If she hadn’t plagiarized (and trust me, it was blatant, and completely not “accidental”), this…
Chuck Stahlheber
1

Chuck, like I said before, I’m not privy to the details of the story. But publicly shaming someone, especially when malicious intent has not been proved, is not right. Both parties look bad in this situation because it feels like a mud-slinging competition. We’re going on a she-said-they-said basis.

As a manager, if I publicly shamed one of my team members, the other team members wouldn’t trust me at all. They would start lying, covering up any errors. It sets a very negative precedent. That’s why there’s a rule we follow — praise in public, reprimand in private.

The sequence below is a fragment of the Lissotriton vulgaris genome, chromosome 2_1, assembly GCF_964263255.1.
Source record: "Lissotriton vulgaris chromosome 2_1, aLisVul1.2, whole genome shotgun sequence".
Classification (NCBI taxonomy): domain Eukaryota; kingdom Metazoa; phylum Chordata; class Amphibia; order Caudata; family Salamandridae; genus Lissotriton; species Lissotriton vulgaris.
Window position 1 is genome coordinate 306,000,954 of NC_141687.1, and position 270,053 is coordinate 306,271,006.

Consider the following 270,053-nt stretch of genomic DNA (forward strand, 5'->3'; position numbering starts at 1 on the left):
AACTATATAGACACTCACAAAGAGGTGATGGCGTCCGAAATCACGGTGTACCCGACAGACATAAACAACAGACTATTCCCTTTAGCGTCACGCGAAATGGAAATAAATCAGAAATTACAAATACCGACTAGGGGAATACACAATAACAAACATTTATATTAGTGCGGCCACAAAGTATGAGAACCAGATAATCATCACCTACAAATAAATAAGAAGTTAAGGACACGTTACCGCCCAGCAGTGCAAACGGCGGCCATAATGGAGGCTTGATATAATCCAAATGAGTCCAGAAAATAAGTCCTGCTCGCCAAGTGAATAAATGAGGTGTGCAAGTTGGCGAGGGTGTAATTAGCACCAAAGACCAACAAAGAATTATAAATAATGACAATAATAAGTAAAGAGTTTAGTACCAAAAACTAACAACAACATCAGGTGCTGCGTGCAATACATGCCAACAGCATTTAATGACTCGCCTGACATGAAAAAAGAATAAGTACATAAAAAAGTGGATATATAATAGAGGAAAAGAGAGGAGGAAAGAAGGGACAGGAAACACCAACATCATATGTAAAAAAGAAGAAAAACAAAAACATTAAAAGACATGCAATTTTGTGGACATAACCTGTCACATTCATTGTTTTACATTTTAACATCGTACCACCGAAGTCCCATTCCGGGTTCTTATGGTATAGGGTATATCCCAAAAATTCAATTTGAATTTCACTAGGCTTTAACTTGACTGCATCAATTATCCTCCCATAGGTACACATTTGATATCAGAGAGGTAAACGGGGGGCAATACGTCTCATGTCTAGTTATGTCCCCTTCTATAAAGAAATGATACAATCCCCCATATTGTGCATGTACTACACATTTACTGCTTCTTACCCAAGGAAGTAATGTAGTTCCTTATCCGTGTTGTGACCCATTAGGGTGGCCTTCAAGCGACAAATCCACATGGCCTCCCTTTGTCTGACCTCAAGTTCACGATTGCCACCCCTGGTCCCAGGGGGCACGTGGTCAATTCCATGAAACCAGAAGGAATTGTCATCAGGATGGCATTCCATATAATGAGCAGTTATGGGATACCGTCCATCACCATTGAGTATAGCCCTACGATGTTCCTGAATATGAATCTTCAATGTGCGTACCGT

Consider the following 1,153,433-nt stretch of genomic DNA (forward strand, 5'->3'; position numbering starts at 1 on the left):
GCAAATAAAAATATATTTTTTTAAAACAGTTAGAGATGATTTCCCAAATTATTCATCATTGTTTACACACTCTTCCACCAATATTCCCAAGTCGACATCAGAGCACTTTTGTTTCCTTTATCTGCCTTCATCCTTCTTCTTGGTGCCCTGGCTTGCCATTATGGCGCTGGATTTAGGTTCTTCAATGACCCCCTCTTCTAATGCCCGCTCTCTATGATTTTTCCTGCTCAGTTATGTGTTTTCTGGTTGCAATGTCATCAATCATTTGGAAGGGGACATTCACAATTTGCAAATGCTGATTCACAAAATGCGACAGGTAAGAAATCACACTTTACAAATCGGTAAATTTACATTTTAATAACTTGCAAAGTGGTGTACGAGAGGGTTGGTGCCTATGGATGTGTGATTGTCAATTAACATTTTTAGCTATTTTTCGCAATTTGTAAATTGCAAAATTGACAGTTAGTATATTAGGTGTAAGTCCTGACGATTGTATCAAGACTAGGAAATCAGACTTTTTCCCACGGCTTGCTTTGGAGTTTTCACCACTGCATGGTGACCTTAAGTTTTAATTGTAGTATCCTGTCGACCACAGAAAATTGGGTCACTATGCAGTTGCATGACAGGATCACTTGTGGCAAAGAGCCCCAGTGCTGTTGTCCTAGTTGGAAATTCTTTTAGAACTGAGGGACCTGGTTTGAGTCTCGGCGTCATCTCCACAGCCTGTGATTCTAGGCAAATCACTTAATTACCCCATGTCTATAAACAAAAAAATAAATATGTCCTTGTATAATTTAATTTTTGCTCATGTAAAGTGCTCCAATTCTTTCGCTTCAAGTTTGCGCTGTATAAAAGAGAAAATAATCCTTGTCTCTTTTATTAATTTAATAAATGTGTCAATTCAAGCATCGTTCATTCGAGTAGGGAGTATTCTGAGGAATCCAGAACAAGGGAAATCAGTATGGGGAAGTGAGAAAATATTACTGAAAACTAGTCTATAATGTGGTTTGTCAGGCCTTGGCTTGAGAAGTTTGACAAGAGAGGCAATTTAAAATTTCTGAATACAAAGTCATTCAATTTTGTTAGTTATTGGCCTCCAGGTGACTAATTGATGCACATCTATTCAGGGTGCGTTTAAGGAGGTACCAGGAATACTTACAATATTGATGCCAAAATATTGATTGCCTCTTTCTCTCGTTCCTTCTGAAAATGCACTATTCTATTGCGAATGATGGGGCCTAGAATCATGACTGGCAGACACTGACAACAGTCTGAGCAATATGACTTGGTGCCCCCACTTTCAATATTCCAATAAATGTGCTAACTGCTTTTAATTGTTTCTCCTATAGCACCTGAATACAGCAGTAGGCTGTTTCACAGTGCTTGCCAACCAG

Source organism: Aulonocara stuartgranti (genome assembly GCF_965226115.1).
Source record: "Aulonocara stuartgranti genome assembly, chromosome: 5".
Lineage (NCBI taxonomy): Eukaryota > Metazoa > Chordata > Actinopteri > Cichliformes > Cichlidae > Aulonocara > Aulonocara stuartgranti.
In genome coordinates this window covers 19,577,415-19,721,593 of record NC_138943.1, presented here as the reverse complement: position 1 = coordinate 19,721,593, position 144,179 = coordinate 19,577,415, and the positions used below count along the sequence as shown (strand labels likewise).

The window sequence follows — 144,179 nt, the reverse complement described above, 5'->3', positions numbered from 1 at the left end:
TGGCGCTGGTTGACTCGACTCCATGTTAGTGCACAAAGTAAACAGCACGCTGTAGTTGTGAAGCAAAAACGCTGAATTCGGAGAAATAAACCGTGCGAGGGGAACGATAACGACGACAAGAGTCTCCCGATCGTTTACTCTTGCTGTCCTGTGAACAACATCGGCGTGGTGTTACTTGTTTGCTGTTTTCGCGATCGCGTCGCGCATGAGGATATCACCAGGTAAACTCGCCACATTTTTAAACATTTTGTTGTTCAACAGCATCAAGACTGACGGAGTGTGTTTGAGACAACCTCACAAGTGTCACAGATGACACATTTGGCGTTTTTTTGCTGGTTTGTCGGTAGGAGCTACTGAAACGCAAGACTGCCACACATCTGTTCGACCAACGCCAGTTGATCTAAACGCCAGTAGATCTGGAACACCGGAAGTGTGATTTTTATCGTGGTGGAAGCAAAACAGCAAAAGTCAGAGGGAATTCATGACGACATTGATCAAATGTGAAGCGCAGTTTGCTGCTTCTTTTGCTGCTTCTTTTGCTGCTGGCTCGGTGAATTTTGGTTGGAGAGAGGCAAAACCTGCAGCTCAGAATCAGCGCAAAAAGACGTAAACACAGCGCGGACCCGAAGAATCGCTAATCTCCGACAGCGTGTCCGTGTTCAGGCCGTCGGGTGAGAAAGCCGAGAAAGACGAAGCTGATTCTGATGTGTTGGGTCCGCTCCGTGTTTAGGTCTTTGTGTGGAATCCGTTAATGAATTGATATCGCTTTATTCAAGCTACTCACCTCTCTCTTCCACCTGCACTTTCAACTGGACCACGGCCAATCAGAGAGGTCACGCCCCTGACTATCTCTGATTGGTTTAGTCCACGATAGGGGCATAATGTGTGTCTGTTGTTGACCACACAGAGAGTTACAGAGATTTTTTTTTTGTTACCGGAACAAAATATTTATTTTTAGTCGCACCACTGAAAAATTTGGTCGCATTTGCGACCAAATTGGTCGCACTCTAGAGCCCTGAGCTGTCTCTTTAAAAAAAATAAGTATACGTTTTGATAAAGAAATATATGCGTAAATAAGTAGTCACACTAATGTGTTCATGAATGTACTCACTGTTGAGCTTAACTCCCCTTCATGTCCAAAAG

I’m not trying to tell Coffeelicious what to do. It’s their decision to make. According to me, a retraction of the “plagiarised” story or a citation of the original source in the story; would have been sufficient from a public standpoint. A private apology to the affected party(ies) should also have been done. That’s my take on it and how I would have done it.

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